We were therefore surprised and naturally dismayed to learn last week that the City of Edinburgh Council is considering an alternative bid for the site. While it would be unhelpful to draw comparisons between our own ongoing efforts to secure LWW’s future as a revitalised leisure pool run by a community-led social enterprise, and the proposal to redevelop the site as a commercial play venue, we wish to remind readers and the City’s decision-makers just what is at stake at the Full Council meeting this Thursday.

The Splashback campaign was born, in November 2011, to prevent the loss of a unique water facility for children, families and people with disabilities. We were concerned about three things 1. the potential future of the site in the heart of Leith 2. the impact that closure would have on the community and families in an area of known deprivation, and 3. the impact on children’s participation in swimming throughout the city at a time when not only is childhood obesity is on the rise, but also one in three kids leave primary school not being able to swim.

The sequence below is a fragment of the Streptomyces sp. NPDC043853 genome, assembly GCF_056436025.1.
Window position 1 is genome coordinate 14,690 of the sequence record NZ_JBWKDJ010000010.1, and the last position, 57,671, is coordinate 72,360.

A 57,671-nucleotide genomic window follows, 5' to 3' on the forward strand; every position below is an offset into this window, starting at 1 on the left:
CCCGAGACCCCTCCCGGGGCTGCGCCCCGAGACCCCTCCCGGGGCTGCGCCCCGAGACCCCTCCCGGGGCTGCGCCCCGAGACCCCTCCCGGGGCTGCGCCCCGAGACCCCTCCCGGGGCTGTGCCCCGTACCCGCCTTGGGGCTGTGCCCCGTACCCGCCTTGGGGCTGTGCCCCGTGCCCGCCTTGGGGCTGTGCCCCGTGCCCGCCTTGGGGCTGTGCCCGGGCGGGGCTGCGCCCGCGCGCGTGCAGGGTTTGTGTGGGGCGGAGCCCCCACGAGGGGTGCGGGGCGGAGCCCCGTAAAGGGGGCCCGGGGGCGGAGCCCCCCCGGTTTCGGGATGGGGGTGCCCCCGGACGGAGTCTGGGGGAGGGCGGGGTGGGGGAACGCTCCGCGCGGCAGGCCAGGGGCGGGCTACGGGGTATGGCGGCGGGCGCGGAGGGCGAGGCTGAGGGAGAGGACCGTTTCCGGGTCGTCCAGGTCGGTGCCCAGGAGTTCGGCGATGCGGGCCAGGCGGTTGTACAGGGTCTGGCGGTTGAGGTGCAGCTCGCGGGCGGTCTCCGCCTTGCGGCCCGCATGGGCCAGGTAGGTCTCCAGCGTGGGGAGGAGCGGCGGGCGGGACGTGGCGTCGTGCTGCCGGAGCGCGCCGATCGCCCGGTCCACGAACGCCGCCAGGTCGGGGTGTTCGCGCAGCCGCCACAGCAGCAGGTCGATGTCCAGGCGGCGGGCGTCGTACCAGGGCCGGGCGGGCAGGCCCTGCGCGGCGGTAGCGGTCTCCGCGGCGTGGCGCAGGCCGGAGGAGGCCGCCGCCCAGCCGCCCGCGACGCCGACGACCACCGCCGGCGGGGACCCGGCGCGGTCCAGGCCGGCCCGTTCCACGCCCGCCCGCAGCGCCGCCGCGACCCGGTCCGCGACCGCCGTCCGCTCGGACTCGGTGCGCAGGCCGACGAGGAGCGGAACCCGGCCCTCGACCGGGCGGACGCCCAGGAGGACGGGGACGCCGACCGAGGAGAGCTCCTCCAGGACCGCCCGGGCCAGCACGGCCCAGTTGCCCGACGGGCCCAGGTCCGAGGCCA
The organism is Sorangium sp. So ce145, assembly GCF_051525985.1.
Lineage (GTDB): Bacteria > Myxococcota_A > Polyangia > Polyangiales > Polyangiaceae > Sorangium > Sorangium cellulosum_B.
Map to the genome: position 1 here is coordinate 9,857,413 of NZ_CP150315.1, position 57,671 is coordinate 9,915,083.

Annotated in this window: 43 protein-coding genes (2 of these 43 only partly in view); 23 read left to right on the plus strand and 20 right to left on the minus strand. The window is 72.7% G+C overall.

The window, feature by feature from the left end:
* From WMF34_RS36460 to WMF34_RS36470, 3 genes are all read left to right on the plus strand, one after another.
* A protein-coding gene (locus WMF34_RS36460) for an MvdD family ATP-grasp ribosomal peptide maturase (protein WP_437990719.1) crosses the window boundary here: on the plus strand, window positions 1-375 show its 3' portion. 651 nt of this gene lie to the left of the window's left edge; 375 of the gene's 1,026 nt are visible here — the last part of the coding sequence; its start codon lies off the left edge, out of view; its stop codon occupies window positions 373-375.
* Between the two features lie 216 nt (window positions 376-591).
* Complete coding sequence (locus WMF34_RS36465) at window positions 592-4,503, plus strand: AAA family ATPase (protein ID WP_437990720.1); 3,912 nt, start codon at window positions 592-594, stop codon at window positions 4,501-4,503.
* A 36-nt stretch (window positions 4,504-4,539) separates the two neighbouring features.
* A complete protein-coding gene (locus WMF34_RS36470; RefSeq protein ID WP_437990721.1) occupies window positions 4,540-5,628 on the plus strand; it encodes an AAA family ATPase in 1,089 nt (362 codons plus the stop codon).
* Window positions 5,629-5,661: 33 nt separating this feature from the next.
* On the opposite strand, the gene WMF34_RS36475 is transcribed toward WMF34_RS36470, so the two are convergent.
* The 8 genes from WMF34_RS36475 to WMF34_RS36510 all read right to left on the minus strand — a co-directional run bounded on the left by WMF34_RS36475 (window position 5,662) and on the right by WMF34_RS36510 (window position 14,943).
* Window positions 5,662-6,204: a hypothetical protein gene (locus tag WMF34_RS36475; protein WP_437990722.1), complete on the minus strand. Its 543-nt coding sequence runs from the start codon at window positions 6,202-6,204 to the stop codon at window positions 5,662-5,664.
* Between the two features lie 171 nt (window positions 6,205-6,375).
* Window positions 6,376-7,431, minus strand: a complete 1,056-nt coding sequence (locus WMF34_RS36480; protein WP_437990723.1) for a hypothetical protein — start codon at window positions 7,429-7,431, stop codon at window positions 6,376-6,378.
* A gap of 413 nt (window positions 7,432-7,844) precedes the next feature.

We were delighted when, on 31 January this year, the city’s Councillors overwhelmingly voted to work with Splashback until the end of the year and to develop a feasible business plan for a community-run Leith Waterworld.

We could do something special here” and “Don’t we owe it to the community to give this our best chance?” were just two phrases used by the Councillors that day. Finally we thought they got it.After over a year battling with us, they seemed to recognise the benefits the pool offers to our young people, to the disabled and to our communities. The Councillors seemed to recognise and signal that, rather than fighting, it would be better for all of us to work together on trying to secure a positive future for the site.